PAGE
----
It's been a while since I read the first Owen Archer book, but I'm on a mission to read all my books before buying more and I have a few of these in my collection. (I'm sure I will fail - but we'll see!) In this story, there are a couple of merchants murdered in York and their right hands chopped off. Owen Archer is tasked with solving this by the Archbishop of York, who is primarily concerned that the merchants prove not to have been thieves due to some generous donations made to the Lady Chape ...more
Mar 19, 2022 rated it really liked it
Candace Robb is both an historian and a gifted story-teller. In her Owen Archer series, she has chosen the time of Edward III (think 14th Century England), where the church is all powerful and where an ailing king (and queen) are dealing with war, merchants, the periodic plagues, and all things associated with the time. Archer is a former archer, who lost an eye in battle. He subsequently married an apothecary and is now apprenticed to her.

Archer can't escape his former life as the Archbishop p
May 05, 2019 rated it really liked it  ·  review of another edition
I liked this book better than the first one, mostly because the solution to the mystery wasn't revealed in the prologue. It's full of tangled threads that only make sense at the very end, but there are still plenty of clues along the way for the reader to figure out small pieces of the puzzle.
The further character development was nice, although I wish they would just communicate openly, then most of their issues could be avoided. York is beginning to feel like more of a familiar setting, and th
Nance Roepke
Apr 28, 2022 rated it liked it
The ministry itself is a good one. I liked young boy in the story and the conclusion was unclear to me until close to the end, which is a good thing. My problem with the series is Lucy. She just grates on me. I'd like strong female characters but I think there should be a partnership between the woman in the man. She's supposed to be sweet but I think it comes across as her just using Owen. On the other hand Owen adores her unless her push him around. If it weren't for the Archbishop, Owen would ...more
Nov 10, 2017 rated it really liked it
This is the second book I've read in this series & I'm glad to say I enjoyed encounter with Owen Archer as much as the first. This is a well written atmospheric mystery - you can almost smell the medieval air & feel the bite of the wintry winds...poor little Jasper out in that cold!

It was interesting to learn more of Thoresby's character in this book...I'm thinking there's more to him than first meets the eye & I look forward to meeting all these characters again in the rest of the series.
Jean Nicholson
Sep 30, 2018 rated it really liked it
I started reading this 3 days ago when I picked it up from the library. Many years ago I liked the Owen Archer books so took a trip down memory lane. It is set in the 1300s around York. In the intervening years my search of family history took me to Leeds and York where some of my husband's family came from so this made quite a difference as I knew of the places that cropped up in the book. It is an interesting read as it covers a lot of the troubles of the times and the dilemnas surrounding the ...more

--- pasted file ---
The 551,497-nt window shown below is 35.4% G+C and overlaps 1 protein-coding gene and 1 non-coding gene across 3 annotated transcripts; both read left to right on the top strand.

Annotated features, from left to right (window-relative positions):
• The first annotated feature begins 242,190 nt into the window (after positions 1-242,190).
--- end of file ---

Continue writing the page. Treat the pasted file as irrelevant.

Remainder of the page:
« previous 1 3 4 next »
There are no discussion topics on this book yet. Be the first to start one »

Readers also enjoyed

  • The Summoner's Sins (Sandal Castle Medieval Thrillers Book 2)
  • Death and the Chapman (Roger the Chapman, #1)
  • Wolf at the Door (A Bradecote and Catchpoll Investigation #9)
  • A Curious Death (A Stephen Attebrook Mystery Book 12)
  • The Elephants of Norwich (Domesday, #11)
  • A Matter of Justice (A Matthew Cordwainer Medieval Mystery #11)
  • Deep Water (A Matthew Cordwainer Medieval Mystery #10)
  • The Serpents Of Harbledown (Domesday, #5)
  • The Bishop's Riddle (Anglo-Norman Mysteries #3)
  • Three Score and Ten (A Matthew Cordwainer Medieval Mystery #9)
  • The Herald of Hell (The Sorrowful Mysteries of Brother Athelstan, #15)
  • Missing (Stephen Attebrook Mysteries #11)
  • A Relic of Saint Cedd (A Matthew Cordwainer Medieval Mystery #8)
  • Marbeck and the Double Dealer (Martin Marbeck Mysteries Book 1)
  • The Owls of Gloucester (Domesday, #10)
  • Satan in St Mary's (Hugh Corbett, #1)
  • The Great Revolt (The Sorrowful Mysteries of Brother Athelstan, #16)
  • The Ravens of Blackwater (Domesday, #2)
See similar books…

Storyteller, mythweaver, author of the Owen Archer, Kate Clifford, & Margaret Kerr mysteries. Primary residence, medieval York.

I blog about writing, medieval history, writing women's stories, and feature new scholarship in my field at candacerobbbooks.com, and share loads of medieval news, folklore, and whimsy on my facebook page, Candace Robb

Other books in the series

Owen Archer (1 - 10 of 14 books)
  • The Apothecary Rose (Owen Archer, #1)
  • The Nun's Tale (Owen Archer, #3)
  • The King's Bishop (Owen Archer, #4)
  • The Riddle of St. Leonard's (Owen Archer, #5)
  • A Gift of Sanctuary (Owen Archer, #6)
  • A Spy for the Redeemer (Owen Archer, #7)
  • The Cross-Legged Knight (Owen Archer, #8)
  • The Guilt of Innocents (Owen Archer, #9)
  • A Vigil of Spies (Owen Archer, #10)
  • A Conspiracy of Wolves (Owen Archer, #11)

Related Articles

Readers with adventurous frontal lobes will be happy in July—this month’s batch of new books features some particularly bold ideas and...
41 likes · 5 comments